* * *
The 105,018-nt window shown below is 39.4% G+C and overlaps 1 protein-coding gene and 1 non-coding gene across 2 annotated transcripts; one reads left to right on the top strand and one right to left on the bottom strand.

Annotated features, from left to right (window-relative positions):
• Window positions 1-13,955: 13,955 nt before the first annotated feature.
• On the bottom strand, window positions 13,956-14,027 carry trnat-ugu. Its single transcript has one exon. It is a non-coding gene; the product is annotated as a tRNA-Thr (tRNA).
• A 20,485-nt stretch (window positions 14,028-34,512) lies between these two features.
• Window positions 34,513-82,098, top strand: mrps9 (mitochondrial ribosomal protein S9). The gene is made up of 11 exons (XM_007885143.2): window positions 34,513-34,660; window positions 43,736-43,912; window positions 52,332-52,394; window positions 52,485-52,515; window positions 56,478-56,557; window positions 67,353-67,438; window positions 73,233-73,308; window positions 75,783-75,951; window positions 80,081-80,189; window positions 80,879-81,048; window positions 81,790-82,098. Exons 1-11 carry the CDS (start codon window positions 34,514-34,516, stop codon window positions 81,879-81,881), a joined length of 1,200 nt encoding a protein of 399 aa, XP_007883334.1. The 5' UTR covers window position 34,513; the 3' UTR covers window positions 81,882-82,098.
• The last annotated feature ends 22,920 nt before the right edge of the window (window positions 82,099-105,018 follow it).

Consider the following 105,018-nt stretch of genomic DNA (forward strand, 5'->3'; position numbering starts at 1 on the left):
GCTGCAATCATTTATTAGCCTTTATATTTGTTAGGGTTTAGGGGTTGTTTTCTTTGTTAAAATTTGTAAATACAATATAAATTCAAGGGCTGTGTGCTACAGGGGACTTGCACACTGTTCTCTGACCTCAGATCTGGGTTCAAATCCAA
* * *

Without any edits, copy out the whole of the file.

The 105,018-nt window shown below is 39.4% G+C and overlaps 1 protein-coding gene and 1 non-coding gene across 2 annotated transcripts; one reads left to right on the top strand and one right to left on the bottom strand.

Annotated features, from left to right (window-relative positions):
• Window positions 1-13,955: 13,955 nt before the first annotated feature.
• On the bottom strand, window positions 13,956-14,027 carry trnat-ugu. Its single transcript has one exon. It is a non-coding gene; the product is annotated as a tRNA-Thr (tRNA).
• A 20,485-nt stretch (window positions 14,028-34,512) lies between these two features.
• Window positions 34,513-82,098, top strand: mrps9 (mitochondrial ribosomal protein S9). The gene is made up of 11 exons (XM_007885143.2): window positions 34,513-34,660; window positions 43,736-43,912; window positions 52,332-52,394; window positions 52,485-52,515; window positions 56,478-56,557; window positions 67,353-67,438; window positions 73,233-73,308; window positions 75,783-75,951; window positions 80,081-80,189; window positions 80,879-81,048; window positions 81,790-82,098. Exons 1-11 carry the CDS (start codon window positions 34,514-34,516, stop codon window positions 81,879-81,881), a joined length of 1,200 nt encoding a protein of 399 aa, XP_007883334.1. The 5' UTR covers window position 34,513; the 3' UTR covers window positions 81,882-82,098.
• The last annotated feature ends 22,920 nt before the right edge of the window (window positions 82,099-105,018 follow it).

Consider the following 105,018-nt stretch of genomic DNA (forward strand, 5'->3'; position numbering starts at 1 on the left):
GCTGCAATCATTTATTAGCCTTTATATTTGTTAGGGTTTAGGGGTTGTTTTCTTTGTTAAAATTTGTAAATACAATATAAATTCAAGGGCTGTGTGCTACAGGGGACTTGCACACTGTTCTCTGACCTCAGATCTGGGTTCAAATCCAA